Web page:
THE HIV MONOLOGUES
February 2nd – 19th 2017, Ace Hotel
Performance Dates February 2nd 2017 – February 19th 2017
Monday – Saturday, 7pm (not 15th)
matinees 3pm on Sundays (not 12th)
Running Time 70 mins
Venue Ace Hotel, 100 Shoreditch High St, London E1 6JQ
Ticket Price £15 (£12 concessions)
Box Office Eventbrite (eventbrite.co.uk)
Links Dragonflies Theatre (dragonfliestheatre.co.uk/hiv-monologues)
After a critically acclaimed launch at the end of 2016, Dragonflies Theatre’s new production returns in 2017, exploring HIV amongst gay men through a series of interwoven stories. Writer Patrick Cash and director Luke Davies continue their work, including show The Clinic and The Chemsex Monologues, in bringing important queer stories to the UK stage with The HIV Monologues, which stars inspiration for the film Pride and one of the first people to diagnosed with HIV in the UK Jonathan Blake.
***** “Another triumph from the team that have so firmly and successfully put the spirit of community into modern theatre” Gay Times
Alex knows nothing about HIV but knew he should have worn the power bottom singlet. Nick is his Tinder date who’s just been diagnosed positive, struggling with self-worth. Their date is going amazingly until Nick discloses his diagnosis… And Alex reacts in the worst way. Through meeting Irene, an Irish nurse who treated AIDS in the 1980s, and Barney, who was saved by the 1996 medication, Alex gets on PrEP, but will he be able to win Nick back?
***** “A thunder looper of emotions: stigma, humour, shame and love” The Gay UK
Post-show, the company have arranged a series of post-show talks with high-profile specialists on HIV and queer theatre, including: international chemsex expert and gay men’s wellbeing promoter David Stuart; playwrights Alexis Gregory (Safe) and Peter Darney (5 Guys Chillin’); Chief Executive of GMFA Ian Howley, leading HIV expert Professor Jane Anderson; Service Development Manager for THT Justin Harbottle; Executive Director at NAM aidsmap Matthew Hodson; lead HIV consultant for 56 Dean Street Dr Alan Mcowan; curator of Naked Boys Reading and academic Dr Justin Hunt; Lead HIV/Hep C nurse at 56 Dean Street Joe Phillips; PrEP expert Professor Sheena McCormack; clinic manager of 56 Dean Street Leigh Chislett; AIDS nurse Jane Bruton; and author of ‘Straight Jacket: How To Be Gay And Happy’ Matthew Todd.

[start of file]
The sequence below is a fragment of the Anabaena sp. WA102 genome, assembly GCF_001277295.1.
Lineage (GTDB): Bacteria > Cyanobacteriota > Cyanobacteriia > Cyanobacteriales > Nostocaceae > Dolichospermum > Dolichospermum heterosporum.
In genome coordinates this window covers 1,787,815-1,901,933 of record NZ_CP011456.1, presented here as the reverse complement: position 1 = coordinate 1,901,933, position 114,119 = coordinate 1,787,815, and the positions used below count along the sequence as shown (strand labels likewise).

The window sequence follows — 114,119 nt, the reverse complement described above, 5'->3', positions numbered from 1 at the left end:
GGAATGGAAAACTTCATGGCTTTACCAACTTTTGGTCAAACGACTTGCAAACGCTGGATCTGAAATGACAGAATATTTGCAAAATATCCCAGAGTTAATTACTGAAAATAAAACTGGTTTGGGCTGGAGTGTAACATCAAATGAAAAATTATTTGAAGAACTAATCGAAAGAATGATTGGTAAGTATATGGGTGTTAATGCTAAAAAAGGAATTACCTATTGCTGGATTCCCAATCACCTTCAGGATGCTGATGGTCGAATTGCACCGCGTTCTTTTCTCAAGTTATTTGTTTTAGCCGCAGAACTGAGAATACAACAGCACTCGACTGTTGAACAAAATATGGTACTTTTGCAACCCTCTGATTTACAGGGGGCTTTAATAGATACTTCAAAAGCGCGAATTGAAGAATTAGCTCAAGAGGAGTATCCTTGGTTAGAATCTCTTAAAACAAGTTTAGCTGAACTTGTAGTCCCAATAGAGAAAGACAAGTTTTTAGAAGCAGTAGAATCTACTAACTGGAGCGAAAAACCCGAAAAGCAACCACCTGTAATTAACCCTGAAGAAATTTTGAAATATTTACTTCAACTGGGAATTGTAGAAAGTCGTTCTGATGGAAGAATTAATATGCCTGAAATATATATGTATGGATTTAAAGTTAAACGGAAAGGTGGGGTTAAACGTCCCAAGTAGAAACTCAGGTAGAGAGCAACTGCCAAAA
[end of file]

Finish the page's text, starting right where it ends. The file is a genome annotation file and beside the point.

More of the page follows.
Patrick has also been named “one to watch” as a playwright by The Independent.
Here’s an exclusive interview with Patrick…
Hi Patrick, thanks for talking to Break A Leg. Tell me about the piece and your inspiration for it
The HIV Monologues explores HIV amongst gay men from AIDS of the 1980s to PrEP of the modern day. It interweaves between time periods, interconnecting stories and characters. It was inspired by stories of the 1980s, when the queer community went to extraordinary lengths to compassionately care for their ill friends. I juxtaposed this against HIV stigma today. But ultimately, it’s a tale of connection, as two struggling men learn intimacy from history.
Was it easy to put it all down on paper?
Mostly, the characters within the play flowed relatively smoothly onto the page. However I am very much aware when writing about HIV and self-worth, I am tackling very personal, delicate subjects. I felt it was important to illustrate the ludicrousness of stigma, but to create that character without him verging on two-dimensional villainy was a complex process. And I was born in 1987, so writing about the 1980s I had to do extensive research for accuracy.
Is it translating well from page to stage?
Yes, thankfully! We’ve performed the play around London before returning to Ace Hotel in Shoreditch for this long run. We’ve gained good, approving reactions from all our audiences, which has been a massive relief for me as a writer. But of course, it’s not just the writing that creates the play. Director Luke Davies draws out nuanced, emotionally true performances from our fantastic cast: Denholm Spurr, Charly Flyte, Kane Surry and Jonathan Blake.
How is the space lending itself to the piece?
Miranda London is a beautiful theatre space. It’s hidden away beneath the glittering Ace Hotel, a freelancer paradise, and usually plays host to club nights at the weekends. We first used it as a theatre space with The HIV Monologues last November so it’s fitting to return there for this three-week run. It’s large, spacious but capable of providing a sense of intimacy between performer and audience. Perfect for a personal play with themes on a large scale.
What do you hope the audience will take away from the production?
Ideally a greater sense of empathy for what makes us human. I know that sounds particularly grandiose, but I suppose why I write is to reach that emotional connection that lies beneath all our external divisions, whether it be nationality, race, sexuality or HIV status. Within the gay community, a minority group who know stigma from homophobia, it seems absurd that we are passing on that stigma. But the play is written to resonate with anybody through love.
Finally, any advice for budding writers?
You have to make your own break. The enduring myth of a cigar-chomping producer who’s going to materialise, whip up your unsolicited script and make you into a writing star, is exactly that: a myth. If you truly believe in your work, get it out there and in front of people. Through teaming up with my director mate Luke and doing this, I now have two plays published by Oberon Books and a brilliant agent. But you have to make it happen.
Thanks so much to Patrick for an insightful interview, we wish you every success with the run.